By Rev. Thierry de Roucy, Founder of Heart’s Home
For decades, New York has been one of the most attractive cities in the world. Is that because of its king-size proportions? The quality of its museums? Its unique location? The diversity of its inhabitants and their colorful patchwork of cultures?
Since its inception in 1990, Heart’s Home, too, felt this universal appeal of the “Big Apple.” Not for the same reasons, though. It was rather because Mother Teresa baptized New York City the “capital of compassion,” and John Paul II called it “the capital of the world,” because of the presence of the UN, the immense loneliness drilling so many New Yorkers’ hearts, and because of the need to deeply evangelize this American culture which is constantly being exported to most of the world’s countries.
Strong as the calling was, it was only thirteen years after the foundation of Heart’s Home that Providence allowed us to open a house in the Bronx. This was ten years ago. To tell the truth, the decade-long experience gained from all around the world, embracing all kinds of suffering, was not useless. You need to be well-seasoned to live in New York. You also have to deserve living in New York.
To an unparalleled degree, New York is the city of extremes. It fills us with awe, and yet sometimes it appalls us. It is a city where the greatest joys meet the deepest sorrows. It is a stage for the sweetest dances and the most awful crimes. It’s a place where you can have extraordinary encounters, and yet have very few faithful friends. It is the city in which you would love to dwell forever, and yet you often dream you could quickly run away.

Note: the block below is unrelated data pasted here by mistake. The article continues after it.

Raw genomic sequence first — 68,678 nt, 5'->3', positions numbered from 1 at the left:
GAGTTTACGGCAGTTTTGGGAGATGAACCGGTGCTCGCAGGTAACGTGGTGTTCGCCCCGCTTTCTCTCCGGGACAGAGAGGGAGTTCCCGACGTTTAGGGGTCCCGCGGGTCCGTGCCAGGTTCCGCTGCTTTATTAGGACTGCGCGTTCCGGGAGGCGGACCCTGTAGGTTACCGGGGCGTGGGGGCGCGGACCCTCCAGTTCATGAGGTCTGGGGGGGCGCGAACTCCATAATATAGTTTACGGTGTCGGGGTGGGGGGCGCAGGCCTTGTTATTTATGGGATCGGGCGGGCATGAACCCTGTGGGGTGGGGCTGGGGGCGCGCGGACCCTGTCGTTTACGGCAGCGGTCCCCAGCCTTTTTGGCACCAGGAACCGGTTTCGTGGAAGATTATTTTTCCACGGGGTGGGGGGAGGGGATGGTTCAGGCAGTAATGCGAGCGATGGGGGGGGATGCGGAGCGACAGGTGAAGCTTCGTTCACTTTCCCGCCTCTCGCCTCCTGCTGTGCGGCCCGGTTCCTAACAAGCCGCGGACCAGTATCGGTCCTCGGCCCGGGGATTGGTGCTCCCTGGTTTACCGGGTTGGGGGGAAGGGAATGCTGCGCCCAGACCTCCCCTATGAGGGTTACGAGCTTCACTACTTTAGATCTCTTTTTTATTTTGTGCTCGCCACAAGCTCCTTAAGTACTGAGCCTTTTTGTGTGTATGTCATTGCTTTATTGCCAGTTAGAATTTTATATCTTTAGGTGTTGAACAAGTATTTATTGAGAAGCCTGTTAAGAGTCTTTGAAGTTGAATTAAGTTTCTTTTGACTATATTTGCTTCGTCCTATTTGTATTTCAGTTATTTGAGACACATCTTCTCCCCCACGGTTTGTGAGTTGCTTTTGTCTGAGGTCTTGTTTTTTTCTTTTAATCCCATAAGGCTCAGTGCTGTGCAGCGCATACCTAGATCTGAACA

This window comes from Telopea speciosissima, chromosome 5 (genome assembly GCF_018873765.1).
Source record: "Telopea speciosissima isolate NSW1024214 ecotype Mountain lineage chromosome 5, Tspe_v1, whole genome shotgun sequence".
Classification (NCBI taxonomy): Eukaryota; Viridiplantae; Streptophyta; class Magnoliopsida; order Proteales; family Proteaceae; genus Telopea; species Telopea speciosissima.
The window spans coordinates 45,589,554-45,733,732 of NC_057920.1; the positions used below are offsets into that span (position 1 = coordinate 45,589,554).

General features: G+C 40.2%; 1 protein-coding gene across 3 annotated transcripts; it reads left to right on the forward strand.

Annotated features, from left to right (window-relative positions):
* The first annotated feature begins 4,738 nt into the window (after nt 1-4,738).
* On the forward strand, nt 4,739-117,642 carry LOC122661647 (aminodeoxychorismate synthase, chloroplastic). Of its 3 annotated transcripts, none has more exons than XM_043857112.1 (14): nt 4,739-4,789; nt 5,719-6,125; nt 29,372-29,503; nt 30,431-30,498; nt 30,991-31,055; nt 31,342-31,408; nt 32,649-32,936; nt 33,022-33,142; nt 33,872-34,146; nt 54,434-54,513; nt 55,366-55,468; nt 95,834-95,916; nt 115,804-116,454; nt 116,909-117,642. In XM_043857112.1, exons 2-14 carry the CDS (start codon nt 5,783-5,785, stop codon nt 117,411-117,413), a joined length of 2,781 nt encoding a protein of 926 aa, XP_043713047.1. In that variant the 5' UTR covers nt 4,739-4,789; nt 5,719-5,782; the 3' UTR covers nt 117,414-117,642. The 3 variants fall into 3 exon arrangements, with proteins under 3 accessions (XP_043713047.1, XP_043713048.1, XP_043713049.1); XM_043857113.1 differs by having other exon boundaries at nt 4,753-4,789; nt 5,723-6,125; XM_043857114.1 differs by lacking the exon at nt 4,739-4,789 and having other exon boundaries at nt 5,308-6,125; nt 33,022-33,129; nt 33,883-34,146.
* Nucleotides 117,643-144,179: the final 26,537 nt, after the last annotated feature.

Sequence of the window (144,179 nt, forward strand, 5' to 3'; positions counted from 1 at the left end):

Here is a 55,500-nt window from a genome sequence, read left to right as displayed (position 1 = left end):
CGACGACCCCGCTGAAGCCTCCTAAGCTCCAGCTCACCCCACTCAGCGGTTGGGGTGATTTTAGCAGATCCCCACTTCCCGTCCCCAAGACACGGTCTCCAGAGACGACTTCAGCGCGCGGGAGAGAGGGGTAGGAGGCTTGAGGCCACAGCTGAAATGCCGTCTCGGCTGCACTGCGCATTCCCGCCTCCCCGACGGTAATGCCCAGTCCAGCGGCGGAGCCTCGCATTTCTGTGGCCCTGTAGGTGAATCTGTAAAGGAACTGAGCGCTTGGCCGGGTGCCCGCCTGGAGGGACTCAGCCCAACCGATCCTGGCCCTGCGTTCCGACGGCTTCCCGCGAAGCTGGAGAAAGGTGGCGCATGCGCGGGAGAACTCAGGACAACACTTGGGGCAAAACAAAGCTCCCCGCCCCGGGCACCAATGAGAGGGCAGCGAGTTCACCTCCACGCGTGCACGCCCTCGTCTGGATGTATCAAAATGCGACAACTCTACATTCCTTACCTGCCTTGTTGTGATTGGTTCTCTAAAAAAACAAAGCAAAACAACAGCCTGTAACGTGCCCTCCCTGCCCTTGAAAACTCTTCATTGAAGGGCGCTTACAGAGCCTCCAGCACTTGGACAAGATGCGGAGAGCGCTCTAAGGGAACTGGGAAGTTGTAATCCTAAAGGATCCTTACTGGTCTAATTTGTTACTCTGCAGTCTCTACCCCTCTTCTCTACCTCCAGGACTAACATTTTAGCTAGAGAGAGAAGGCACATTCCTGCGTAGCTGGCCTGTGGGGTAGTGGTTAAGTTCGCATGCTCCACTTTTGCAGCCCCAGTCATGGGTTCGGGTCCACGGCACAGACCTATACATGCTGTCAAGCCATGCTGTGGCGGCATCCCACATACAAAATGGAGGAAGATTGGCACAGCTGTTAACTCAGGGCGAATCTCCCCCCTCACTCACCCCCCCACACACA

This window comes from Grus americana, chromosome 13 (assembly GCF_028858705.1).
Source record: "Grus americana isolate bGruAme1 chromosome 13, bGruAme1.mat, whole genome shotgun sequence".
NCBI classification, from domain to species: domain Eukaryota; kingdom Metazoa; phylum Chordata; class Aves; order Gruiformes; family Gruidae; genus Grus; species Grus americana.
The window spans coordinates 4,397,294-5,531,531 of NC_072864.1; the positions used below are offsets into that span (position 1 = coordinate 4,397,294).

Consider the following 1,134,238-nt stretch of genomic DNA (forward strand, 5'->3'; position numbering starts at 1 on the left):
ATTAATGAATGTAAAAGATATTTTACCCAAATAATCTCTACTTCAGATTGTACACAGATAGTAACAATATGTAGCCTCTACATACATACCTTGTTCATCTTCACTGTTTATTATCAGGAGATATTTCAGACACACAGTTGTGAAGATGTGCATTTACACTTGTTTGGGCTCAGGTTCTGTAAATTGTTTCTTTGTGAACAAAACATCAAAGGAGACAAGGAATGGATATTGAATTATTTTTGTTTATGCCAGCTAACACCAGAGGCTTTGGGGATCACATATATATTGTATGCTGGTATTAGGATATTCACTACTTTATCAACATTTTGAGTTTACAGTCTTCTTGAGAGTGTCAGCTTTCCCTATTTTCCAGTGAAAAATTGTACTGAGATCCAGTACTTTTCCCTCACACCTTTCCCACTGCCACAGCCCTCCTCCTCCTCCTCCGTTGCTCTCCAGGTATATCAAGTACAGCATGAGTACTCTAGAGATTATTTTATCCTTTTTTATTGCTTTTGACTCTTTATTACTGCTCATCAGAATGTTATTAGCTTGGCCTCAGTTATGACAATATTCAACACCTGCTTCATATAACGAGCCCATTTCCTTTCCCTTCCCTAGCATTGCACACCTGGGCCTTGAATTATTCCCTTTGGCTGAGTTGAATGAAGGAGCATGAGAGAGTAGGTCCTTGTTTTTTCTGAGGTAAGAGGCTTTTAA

Ten years ago, Heart’s Home cast its anchor in the Hudson Bay. There have been painful delusions and bitter tears wept over the hard-heartedness of the city. We have shared in horrible agonies. However, we never regretted coming to the United States. Heart’s Home is at home in New York and in Spokane. I wish it were in many more cities throughout the country. We have recruited and sent many American volunteers and have watched them flower as they discovered the charism of compassion. They acquired a fresh gaze on the world, a more profound experience of what it means to be human, genuine concern for others.
And the horizon is expansive. We don’t fear tomorrow! Rather, there is plenty of room for dreaming.”Dreaming that our Heart’s Home family may keep growing. Dreaming of new centers opening here and there, in cities and universities, all over the States, in response to the consuming loneliness of so many! Dreaming that the United States might be better known for the quality of the heart of its people, and less for the ups and downs of Wall Street.